Tactical Gear 101: Understanding Body Armor Protection Levels and Armor Ratings
Tactical Gear

Tactical Gear 101: Understanding Body Armor Protection Levels and Armor Ratings

Complete Guide to Understanding Body Armor Protection Levels

There is a growing market for body armor among many groups of people, as it isn’t just useful for law enforcement and military personnel anymore. Body armor is an important addition to a home arsenal and it can be used to protect you and your family members in a variety of potential scenarios, including something as mundane as a hunting expedition.

But knowing which body armor is best for your needs isn’t simple. In this article, we’ll look at different levels of body armor and armor ratings to help you make an informed decision.

What Is Body Armor and Armor Ratings?

If the term body armor doesn’t resonate with you (or makes you think of the sports drink by the same name), you might be familiar with one of its other names: suit of armor, personal protective clothing, or even one type of body armor: bulletproof vest.

Simply put, body armor is a type of garment that is worn to protect against, absorb, or deflect attacks. Similar to the suits of armor worn by knights and warriors in medieval times, it is meant to protect the human flesh underneath. These days, when people talk about body armor, they’re usually talking about garments that protect against bullets and firearms.

As far as armor ratings, that’s just how users like wearing body armor, right? Nope! In fact, armor ratings refer to the types of rounds and velocities that body armor is capable of stopping. Let’s look at that next.

Body Armor Ratings Overview

As you may have expected, not all body armor is created equal. The National Institute of Justice recognizes five body armor ratings: Level IIA, Level II, Level IIIA, Level III, and Level IV. Generally speaking, they become more and more protective as the numbers increase.

The National Institute of JusticeThe National Institute of Justice’s Office of Law Enforcement Standards began its rating system almost 30 years ago and has revised it several times since. This standardization is crucial for everyone who uses body armor. This way, it isn’t up to the individual manufacturers to provide their own ratings system or describe the kinds of ballistics against which their products protect.

As you can see, body armor ratings are what everyone uses to decide which type of armor they need. Let’s take a brief look at the five recognized ratings of body armor and how they compare.

Level IIA

As the lowest armor rating, Level IIA is the lightest and easiest to conceal. It offers the least protection, though it is still capable of stopping a .9mm Full Metal Jacket (FMJ) round fired at a speed of 1165 feet per second or a .40mm Smith and Wesson FMJ fired at 1065 feet per second. This is the typically the most comfortable type of body armor and it is easy to move when wearing it.

Level II

Level II body armor is also fairly soft and comfortable, though slightly less so than Level IIA. That said, the increase in the amount of protection it provides, particularly against blunt force trauma, has rendered IIA somewhat obsolete. Level II can stop a .9mm FMJ round fired at a speed of 1265 feet per second.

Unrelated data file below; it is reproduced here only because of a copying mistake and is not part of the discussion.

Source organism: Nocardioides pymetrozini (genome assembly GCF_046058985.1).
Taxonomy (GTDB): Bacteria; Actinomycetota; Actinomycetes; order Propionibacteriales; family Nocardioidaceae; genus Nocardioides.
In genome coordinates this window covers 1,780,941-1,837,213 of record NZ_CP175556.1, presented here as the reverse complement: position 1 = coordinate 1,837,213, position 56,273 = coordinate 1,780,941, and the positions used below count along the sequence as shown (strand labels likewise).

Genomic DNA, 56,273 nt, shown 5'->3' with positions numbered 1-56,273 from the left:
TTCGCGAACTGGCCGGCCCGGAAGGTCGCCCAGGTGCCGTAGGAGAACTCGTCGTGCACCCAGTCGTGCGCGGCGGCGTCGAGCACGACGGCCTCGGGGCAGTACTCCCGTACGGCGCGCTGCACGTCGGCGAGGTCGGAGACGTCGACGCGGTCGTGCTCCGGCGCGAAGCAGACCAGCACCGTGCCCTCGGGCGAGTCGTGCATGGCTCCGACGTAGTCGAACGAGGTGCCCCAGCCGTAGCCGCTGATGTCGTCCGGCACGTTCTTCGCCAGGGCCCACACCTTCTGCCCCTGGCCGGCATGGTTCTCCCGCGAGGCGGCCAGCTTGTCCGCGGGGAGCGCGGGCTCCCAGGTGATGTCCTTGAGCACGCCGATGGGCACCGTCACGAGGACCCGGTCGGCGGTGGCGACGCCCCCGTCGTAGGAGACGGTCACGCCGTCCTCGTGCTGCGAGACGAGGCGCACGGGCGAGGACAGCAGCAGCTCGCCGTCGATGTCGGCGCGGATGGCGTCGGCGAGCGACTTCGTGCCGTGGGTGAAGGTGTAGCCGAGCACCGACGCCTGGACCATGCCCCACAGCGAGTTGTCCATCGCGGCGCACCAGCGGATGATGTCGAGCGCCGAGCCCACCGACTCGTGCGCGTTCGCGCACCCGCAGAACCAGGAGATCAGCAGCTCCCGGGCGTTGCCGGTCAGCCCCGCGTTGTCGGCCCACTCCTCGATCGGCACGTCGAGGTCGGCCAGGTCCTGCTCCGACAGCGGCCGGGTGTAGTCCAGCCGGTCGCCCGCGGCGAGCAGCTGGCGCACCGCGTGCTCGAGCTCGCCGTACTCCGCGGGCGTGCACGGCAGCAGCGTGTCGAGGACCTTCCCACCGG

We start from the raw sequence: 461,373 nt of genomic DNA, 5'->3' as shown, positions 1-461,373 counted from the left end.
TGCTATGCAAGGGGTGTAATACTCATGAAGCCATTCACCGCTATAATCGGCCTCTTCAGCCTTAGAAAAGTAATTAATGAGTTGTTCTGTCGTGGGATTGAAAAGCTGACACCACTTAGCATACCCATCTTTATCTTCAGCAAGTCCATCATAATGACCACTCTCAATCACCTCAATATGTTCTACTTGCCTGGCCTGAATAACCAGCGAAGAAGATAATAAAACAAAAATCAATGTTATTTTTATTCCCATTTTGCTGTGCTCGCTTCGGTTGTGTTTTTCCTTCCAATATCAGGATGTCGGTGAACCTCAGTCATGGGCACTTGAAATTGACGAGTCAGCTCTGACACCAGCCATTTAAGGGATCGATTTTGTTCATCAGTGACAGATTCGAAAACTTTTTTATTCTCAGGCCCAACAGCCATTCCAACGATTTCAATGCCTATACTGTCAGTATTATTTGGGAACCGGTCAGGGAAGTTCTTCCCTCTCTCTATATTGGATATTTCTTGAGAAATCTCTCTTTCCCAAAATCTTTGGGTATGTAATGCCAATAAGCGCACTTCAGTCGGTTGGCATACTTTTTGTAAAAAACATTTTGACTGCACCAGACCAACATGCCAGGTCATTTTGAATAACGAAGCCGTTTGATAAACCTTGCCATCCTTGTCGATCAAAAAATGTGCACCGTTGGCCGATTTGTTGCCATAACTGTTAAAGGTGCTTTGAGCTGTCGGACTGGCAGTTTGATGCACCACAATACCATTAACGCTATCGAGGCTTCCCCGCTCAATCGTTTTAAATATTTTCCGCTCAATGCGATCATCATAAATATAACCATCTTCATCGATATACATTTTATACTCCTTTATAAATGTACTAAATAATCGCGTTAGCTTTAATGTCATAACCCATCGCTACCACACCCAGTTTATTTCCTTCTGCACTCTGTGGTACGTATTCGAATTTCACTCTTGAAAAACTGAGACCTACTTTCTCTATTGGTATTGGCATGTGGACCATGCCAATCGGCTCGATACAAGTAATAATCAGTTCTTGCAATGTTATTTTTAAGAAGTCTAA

Level IIIA

Usually, Level IIIA armor is still soft, though there are lightweight hard plates available as well. It offers protection against .44 Magnum Semi Jacketed Hollow Point round at a velocity of 1430 feet per second.

Level III

Level III is good for hunting because it can stop a .308 Winchester round. It also offers protection against military M80 at a velocity of 2780 feet per second.

Because Level III can be made from a variety of materials, it ranges widely in prices. The cheapest models are also the heaviest, usually made from steel, and weigh around eight to ten pounds. If you’re looking for a vest to use while hunting, you might want to invest in the lighter three- to five-pound models to increase ease of movement.

Level IV

Finally, Level IV armor is the highest armor rating currently on the market. It is available for purchase by civilians. It offers protection against one hit from an armor-piercing rifle. That being said, sometimes Level III is preferable. This is because Level IV is only designed to stop one shot from a higher-powered rifle rather than the six shots that the Level III can take from a less powerful weapon. Therefore, the uses for Level IV are very specialized and not always best for civilians.

Tactical Gear 101: Understanding Body Armor Protection Levels and Armor Ratings
Hesco 3611C 600 Series Level III+ 8×10″ Stand Alone Armor Plates
Tactical Gear 101: Understanding Body Armor Protection Levels and Armor Ratings


Other Things to Consider

We also recommend pairing a vest with some additional protection against blunt trauma. Even though these vests will stop the bullets, a person wearing them can still experience significant injury from the bullet’s kinetic energy, which is transferred to the person.

Whatever your needs, we can help you choose the armor rating, body armor, and other protective gear that’s right for you.


About Zakk Plocica

Zakk Plocica is the owner and operator of Extreme Outfitters. He loves his family; he is an avid hunter and outdoorsman and a true patriot.

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